Summer 2018 has been nothing short of brutal. Record temperatures have been set worldwide and we’ve seen little relief.
Bad news: None is on the way for the next five years, either, according to a new forecast.
Forecasters say the period will be ‘anomalously warm’ — and that’s on top of any global warming we humans are responsible for.
The study, which was published on Nature magazine’s website, postulates that the planet’s natural warming trend (which excludes the impact of greenhouse gasses introduced by humans) is set for a change.
For most of this decade, they say, factors such as oscillations in the oceans, have slowed down that natural warming. However, those factors are changing and that could actually accelerate the warming process, meaning more record temperatures are on the way.
This comes as Earth has already experienced the four hottest years in its history. And one researcher that tracks climate change at UC Berkeley believes it’s unlikely we’ll see temperatures as cool as they were in 2014 ever again.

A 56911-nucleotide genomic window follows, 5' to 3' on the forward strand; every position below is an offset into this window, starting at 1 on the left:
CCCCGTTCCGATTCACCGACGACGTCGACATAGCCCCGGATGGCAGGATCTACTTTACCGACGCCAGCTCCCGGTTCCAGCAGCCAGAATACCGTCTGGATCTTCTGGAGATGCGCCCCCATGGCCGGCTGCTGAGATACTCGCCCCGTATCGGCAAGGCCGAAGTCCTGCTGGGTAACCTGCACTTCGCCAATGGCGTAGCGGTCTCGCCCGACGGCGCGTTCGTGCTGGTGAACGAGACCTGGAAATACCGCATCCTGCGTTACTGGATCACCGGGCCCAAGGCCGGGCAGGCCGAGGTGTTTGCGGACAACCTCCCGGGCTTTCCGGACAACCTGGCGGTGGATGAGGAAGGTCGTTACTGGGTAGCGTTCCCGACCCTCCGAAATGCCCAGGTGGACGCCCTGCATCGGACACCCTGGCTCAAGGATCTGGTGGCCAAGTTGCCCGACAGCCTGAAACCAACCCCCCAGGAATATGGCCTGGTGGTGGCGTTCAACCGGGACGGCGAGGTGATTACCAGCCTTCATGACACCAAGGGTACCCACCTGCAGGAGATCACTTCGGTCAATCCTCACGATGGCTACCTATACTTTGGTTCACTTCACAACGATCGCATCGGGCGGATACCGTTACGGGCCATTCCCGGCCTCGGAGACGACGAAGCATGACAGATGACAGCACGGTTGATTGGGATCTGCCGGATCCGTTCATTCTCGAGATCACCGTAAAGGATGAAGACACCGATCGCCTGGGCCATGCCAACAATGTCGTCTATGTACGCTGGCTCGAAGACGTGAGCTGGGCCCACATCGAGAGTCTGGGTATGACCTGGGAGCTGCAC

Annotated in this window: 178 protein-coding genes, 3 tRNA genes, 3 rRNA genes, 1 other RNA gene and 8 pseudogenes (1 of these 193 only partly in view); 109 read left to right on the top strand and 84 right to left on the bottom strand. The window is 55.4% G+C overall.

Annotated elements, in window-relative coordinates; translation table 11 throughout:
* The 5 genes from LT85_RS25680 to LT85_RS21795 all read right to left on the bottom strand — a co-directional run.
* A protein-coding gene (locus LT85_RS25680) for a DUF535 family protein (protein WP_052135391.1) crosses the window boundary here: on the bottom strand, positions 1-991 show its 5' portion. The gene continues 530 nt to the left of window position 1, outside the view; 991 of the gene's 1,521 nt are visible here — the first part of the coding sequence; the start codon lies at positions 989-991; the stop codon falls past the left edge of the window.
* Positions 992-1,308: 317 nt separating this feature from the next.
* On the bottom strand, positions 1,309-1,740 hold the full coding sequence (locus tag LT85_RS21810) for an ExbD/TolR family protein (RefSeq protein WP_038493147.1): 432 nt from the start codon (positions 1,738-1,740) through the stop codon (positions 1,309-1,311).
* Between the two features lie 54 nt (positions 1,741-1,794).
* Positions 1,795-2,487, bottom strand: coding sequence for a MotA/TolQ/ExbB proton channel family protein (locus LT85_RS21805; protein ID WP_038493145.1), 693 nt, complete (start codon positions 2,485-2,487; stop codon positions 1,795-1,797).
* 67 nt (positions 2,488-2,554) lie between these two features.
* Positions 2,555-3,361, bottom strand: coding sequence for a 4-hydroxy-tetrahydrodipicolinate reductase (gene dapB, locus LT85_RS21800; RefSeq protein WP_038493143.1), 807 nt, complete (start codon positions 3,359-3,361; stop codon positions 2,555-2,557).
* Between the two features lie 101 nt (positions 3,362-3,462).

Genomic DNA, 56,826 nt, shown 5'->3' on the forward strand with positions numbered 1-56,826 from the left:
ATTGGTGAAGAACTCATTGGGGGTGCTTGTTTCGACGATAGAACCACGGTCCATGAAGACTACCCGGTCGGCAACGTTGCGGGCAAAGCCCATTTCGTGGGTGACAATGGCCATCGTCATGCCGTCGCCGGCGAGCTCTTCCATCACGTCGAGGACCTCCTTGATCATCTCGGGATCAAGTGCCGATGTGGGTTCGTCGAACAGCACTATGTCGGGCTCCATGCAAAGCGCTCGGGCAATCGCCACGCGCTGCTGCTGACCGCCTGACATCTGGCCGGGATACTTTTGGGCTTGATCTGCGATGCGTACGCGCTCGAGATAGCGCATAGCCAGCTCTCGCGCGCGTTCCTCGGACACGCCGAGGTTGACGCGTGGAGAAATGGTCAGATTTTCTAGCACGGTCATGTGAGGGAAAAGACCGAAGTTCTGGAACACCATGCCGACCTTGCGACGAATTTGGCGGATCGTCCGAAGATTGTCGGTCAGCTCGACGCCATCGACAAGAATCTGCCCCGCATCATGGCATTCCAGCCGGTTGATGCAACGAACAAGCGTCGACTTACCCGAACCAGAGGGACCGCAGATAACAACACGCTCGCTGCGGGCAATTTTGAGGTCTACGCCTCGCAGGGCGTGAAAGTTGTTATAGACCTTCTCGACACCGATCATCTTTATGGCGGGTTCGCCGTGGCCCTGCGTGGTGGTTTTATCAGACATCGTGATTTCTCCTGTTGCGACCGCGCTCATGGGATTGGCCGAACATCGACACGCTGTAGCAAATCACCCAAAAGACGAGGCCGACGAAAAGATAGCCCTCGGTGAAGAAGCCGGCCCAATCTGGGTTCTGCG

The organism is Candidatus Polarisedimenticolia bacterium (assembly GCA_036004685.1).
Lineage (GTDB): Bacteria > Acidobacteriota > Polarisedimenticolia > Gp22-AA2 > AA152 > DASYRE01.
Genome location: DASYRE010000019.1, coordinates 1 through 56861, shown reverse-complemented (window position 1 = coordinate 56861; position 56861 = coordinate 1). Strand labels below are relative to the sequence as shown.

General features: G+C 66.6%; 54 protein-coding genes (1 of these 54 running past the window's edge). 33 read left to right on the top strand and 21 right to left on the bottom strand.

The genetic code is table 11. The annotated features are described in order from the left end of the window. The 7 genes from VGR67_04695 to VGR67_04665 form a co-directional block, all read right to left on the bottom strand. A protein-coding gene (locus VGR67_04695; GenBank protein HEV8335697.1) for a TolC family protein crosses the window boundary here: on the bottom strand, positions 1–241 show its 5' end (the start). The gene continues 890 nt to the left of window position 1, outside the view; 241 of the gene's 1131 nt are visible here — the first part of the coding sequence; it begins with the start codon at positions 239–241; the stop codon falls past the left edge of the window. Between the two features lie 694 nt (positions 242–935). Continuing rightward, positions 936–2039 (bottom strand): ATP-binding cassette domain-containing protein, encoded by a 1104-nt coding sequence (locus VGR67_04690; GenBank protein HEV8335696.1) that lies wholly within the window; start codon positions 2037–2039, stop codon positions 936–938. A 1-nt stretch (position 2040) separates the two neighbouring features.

The scientists in charge of this study note that while it’s likely we’ll see the acceleration of heating — there’s a 58% chance Earth’s overall temperature will be anomalously warm over the next five years, and a 69% chance Earth’s oceans will be — it’s not an absolute certainty.
The study also does not factor in the atmospheric condition known as El Niño, which also impacts temperatures.
Still, the scientists who conducted the research say it’s probably a good idea to stock up on shorts.
“What we found is that for the next five years or so, there is a high likelihood of an anomalously warm climate compared to anomalously cold,” Florian Sevellec, co-author of the study and a scientist at France’s National Center for Scientific Research, told the Washington Post.